Posted in practice on October 9, 2017 7:15 pm EDT

7 Tips to Keep Your Reports Short and Client-Friendly

Clients don't have time to read through dense blocks of copy with meandering language. And neither do you. These tips can help you keep written communication to-the-point.











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TAGS: aec, architecture, avl design, business, client relations,


By Cathy Hutchison

How much written information do you have to process in a day? How much do you have to produce?

The ability to scan text has become a digital world survival skill. We don’t read things the same way we did 10 years ago. Which means our reports have to change.

Clients don’t have time to read through dense blocks of copy with meandering language. (And, let’s be honest, neither do you.) Here are seven shortcuts to make your reports more client-friendly:

1. Run a find/replace for the word “that” and delete it.

Did you know the word “that” is only necessary 10% of the times it is used? Remove it, and it makes your sentences stronger.

Example: “Widen the corridor so that circulation is improved.” becomes “Widen the corridor so circulation is improved.” Better yet, “Widen the corridor to improve circulation.”

Exceptions: Constantly replacing a necessary "that" with "which."

2. Use the Hemingway Editor to improve readability.

When you paste your copy into the Hemingway app (, it highlights lengthy (run-on), complex sentences in yellow—prompting you to shorten or split them. It tags even more dense and complicated sentences in red so you can rewrite them.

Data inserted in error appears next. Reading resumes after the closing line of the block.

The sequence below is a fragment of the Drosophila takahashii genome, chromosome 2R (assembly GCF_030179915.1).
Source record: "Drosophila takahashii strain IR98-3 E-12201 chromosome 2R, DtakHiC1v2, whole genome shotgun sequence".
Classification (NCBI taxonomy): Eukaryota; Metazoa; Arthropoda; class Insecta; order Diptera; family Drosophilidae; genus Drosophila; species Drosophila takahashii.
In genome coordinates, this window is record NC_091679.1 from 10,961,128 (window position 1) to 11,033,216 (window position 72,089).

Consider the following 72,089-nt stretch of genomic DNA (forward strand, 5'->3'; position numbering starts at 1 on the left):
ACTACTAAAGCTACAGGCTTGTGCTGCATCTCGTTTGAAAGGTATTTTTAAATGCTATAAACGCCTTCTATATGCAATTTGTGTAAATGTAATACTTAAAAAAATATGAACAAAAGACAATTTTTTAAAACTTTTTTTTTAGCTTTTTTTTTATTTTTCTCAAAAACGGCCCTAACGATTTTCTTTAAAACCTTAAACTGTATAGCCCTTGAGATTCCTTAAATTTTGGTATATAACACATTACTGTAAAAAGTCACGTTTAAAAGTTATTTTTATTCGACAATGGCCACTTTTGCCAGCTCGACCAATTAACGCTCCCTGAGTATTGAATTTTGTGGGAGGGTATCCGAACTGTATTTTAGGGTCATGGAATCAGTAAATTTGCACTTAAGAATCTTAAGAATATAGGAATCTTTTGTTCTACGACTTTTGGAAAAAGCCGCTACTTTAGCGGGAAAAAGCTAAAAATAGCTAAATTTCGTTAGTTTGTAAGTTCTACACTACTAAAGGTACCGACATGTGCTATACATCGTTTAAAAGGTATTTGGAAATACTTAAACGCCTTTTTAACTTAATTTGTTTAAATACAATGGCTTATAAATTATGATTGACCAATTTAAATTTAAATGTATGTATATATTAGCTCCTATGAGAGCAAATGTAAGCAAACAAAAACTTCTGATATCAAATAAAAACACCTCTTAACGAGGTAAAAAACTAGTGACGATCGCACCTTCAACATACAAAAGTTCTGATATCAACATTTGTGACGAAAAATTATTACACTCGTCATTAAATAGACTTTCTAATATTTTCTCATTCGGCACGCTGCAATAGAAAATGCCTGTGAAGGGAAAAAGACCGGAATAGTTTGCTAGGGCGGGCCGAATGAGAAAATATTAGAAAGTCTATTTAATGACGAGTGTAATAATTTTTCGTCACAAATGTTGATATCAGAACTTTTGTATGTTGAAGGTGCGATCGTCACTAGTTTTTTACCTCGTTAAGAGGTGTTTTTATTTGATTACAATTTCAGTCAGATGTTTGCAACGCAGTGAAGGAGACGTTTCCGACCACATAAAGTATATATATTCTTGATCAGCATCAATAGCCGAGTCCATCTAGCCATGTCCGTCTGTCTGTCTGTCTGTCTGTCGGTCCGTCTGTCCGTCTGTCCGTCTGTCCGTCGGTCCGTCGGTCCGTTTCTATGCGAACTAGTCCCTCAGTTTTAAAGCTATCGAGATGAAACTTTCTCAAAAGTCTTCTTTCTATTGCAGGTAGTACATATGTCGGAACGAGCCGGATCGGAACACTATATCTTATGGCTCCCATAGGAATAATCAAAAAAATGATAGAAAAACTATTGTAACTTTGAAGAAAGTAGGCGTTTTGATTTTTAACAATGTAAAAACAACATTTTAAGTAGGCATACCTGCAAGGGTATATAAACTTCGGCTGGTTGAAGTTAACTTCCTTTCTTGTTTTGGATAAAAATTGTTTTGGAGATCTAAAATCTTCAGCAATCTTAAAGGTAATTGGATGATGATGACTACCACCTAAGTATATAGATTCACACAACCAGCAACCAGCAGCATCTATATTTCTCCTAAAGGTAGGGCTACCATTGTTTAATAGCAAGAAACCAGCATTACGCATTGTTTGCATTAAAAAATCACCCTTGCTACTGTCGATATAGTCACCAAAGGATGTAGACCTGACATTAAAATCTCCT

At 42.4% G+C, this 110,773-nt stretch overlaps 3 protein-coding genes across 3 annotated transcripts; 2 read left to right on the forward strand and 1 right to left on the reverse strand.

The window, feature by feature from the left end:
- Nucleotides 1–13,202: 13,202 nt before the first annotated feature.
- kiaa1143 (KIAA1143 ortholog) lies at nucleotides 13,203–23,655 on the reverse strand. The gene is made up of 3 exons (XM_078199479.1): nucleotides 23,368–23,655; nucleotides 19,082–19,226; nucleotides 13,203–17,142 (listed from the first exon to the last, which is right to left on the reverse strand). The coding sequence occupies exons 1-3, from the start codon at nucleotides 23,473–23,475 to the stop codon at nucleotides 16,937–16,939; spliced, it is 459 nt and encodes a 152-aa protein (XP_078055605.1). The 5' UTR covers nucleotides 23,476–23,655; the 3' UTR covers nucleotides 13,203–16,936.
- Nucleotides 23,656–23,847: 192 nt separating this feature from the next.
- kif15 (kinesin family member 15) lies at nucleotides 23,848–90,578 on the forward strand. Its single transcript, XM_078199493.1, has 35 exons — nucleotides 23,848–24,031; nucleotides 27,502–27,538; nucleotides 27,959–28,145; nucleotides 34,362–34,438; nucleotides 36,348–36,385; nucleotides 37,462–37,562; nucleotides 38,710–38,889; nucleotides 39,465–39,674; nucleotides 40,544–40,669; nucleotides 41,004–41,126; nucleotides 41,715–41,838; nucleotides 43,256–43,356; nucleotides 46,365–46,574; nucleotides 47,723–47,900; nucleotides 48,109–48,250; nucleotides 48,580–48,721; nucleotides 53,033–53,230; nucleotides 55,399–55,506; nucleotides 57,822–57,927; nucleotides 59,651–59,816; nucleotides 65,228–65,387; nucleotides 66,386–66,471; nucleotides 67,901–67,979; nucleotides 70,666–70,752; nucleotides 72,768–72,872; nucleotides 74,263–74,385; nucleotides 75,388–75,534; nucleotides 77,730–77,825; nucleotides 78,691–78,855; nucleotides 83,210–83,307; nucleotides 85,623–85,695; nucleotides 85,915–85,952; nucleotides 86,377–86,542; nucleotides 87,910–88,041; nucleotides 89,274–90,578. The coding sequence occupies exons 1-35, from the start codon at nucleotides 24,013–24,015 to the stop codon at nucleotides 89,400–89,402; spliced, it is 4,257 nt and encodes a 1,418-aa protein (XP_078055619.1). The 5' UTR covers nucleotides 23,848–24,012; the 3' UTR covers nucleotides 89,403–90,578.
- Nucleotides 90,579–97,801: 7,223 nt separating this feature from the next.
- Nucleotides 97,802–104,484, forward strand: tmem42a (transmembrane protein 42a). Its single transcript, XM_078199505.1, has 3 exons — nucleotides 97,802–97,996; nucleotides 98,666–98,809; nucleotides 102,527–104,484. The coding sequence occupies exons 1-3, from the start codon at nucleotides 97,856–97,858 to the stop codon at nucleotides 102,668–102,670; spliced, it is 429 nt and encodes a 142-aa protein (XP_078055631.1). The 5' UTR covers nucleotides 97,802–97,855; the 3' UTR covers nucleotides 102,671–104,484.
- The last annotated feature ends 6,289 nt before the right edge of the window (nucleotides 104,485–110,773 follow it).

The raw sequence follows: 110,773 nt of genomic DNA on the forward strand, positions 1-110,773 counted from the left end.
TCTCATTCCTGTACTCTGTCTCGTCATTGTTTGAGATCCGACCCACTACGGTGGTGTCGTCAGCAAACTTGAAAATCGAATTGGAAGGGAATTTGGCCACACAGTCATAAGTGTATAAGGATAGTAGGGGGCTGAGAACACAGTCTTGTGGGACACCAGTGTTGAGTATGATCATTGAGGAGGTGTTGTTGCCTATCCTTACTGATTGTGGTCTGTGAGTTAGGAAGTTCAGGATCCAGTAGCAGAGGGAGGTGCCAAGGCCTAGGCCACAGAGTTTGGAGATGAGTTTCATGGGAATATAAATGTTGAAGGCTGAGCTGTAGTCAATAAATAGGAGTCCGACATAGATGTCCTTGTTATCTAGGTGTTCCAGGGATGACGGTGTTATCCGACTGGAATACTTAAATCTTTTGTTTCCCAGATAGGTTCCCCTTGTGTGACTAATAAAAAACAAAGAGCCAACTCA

As you use the Hemingway App over time, you begin to notice the bad habits that make your writing difficult to read. It makes you better.

3. Leverage headers, subheads and bulleted lists.

Magazines use headers and subheads to make information easy to scan visually. Readers who scan a magazine can readily tell which information is in which section and stop on what most interests them.

Few clients will read every word you write. Make the most of the information by using headers, subheads and bulleted lists so the document is easy to navigate and clients don’t have to read a novel to understand what you are trying to tell them.

4. Reduce the number of words that end in -ing.

The biggest problem with -ing words is they are used too often when the simple present (or past tense when absolutely warranted) can be used instead.

Whenever possible though, write in an active vs. passive voice.

5. Be specific.

Readers connect more deeply with concise sentences.

General phrases like “today’s congregations” or “the importance of education facilities” are oftentimes too vague to be effective. Use words you would use if the client were sitting across from you, such as “the parishioners who currently attend the 11:00 service” or “the parents who care about children’s education facilities.”

6. Delete your first sentence.

Did you know you can usually delete your first sentence and make your paragraph stronger? Even more surprising, you can often lose the entire first paragraph of a document and make the report stronger.

In our rapid-pace work world, our clients appreciate brevity. Sometimes all we have to do to get it right is highlight and hit the DEL key.

7. Use graphics.

There are a number of online tools which can rapidly create infographics. Visme ( is a favorite. It is low cost and there are an array of templates that make it easy to find one to match what you want to communicate. Another popular favorite is Canva ( which has free levels to get you started.

As the volume of information we are required to process each day increases, the way we communicate is going to shift and change. Church designers are not immune. Luckily, it isn’t hard to learn the art of brevity. It just takes some intention to create it.

[Editor's note: Items 1, 5 and 7 amended from the original.]



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